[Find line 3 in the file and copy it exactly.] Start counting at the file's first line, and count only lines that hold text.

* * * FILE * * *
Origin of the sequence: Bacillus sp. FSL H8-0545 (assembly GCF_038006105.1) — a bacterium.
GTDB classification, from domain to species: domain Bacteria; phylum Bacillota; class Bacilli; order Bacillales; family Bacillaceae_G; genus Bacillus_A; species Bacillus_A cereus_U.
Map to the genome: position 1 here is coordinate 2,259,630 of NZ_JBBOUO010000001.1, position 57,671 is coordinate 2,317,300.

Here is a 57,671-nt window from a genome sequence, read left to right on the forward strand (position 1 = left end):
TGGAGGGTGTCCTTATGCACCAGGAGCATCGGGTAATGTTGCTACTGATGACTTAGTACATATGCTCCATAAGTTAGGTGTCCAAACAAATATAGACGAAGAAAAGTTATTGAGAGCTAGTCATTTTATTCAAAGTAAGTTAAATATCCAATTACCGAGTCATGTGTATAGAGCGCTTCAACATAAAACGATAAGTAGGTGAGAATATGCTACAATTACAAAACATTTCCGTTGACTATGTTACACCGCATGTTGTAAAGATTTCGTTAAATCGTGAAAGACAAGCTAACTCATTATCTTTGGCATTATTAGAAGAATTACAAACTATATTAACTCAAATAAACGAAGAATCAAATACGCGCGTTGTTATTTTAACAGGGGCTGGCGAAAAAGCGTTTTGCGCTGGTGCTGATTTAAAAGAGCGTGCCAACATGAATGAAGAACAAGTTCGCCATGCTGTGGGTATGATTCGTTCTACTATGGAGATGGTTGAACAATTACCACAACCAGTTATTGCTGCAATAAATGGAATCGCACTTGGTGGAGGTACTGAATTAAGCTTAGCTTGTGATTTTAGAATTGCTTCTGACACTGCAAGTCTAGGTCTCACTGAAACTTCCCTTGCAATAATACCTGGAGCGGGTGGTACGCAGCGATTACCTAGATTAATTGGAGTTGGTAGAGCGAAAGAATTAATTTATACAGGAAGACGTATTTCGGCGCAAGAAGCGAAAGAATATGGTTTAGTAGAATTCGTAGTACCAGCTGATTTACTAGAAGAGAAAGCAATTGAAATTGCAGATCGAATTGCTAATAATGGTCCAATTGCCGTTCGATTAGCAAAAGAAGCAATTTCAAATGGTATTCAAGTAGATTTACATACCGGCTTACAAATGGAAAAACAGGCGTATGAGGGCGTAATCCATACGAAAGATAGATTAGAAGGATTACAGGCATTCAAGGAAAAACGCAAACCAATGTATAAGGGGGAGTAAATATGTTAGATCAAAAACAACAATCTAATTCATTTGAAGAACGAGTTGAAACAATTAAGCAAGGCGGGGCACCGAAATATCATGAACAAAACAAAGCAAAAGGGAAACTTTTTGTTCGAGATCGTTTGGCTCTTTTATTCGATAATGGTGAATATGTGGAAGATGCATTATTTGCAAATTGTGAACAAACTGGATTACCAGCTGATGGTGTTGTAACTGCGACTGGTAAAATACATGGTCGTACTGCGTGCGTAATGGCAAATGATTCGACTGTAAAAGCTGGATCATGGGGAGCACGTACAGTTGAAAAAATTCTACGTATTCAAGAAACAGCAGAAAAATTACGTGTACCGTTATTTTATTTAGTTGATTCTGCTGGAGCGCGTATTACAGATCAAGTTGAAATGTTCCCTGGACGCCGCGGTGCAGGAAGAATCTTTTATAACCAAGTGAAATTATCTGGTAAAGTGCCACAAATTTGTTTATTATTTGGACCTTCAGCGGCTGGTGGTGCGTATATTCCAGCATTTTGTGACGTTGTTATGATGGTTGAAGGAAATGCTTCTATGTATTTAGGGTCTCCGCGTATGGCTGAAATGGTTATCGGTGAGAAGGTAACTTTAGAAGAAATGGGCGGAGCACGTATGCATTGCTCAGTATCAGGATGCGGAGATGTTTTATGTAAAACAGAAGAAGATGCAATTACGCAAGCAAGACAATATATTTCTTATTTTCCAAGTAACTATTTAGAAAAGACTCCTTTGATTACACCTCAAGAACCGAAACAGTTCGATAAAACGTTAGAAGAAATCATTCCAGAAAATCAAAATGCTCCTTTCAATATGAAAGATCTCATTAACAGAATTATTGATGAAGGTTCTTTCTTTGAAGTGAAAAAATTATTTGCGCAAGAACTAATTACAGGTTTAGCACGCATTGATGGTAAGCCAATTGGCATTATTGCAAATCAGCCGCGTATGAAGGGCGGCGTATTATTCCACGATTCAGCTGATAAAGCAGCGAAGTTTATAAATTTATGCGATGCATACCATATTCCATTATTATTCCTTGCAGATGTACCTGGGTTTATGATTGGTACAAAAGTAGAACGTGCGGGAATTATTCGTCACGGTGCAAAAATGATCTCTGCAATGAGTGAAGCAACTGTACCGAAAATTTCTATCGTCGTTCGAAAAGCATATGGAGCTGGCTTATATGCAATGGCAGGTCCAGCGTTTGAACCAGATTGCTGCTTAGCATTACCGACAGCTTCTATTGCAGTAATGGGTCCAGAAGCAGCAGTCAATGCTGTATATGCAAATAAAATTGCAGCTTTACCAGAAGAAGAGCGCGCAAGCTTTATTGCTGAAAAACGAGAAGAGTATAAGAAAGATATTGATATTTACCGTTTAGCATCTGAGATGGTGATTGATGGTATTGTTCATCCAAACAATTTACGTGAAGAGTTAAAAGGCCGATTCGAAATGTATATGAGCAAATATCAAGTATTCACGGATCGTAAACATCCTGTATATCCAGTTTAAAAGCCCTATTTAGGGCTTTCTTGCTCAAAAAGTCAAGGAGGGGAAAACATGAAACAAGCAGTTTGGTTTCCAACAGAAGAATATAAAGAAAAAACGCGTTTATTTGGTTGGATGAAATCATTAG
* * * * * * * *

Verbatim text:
Map to the genome: position 1 here is coordinate 2,259,630 of NZ_JBBOUO010000001.1, position 57,671 is coordinate 2,317,300.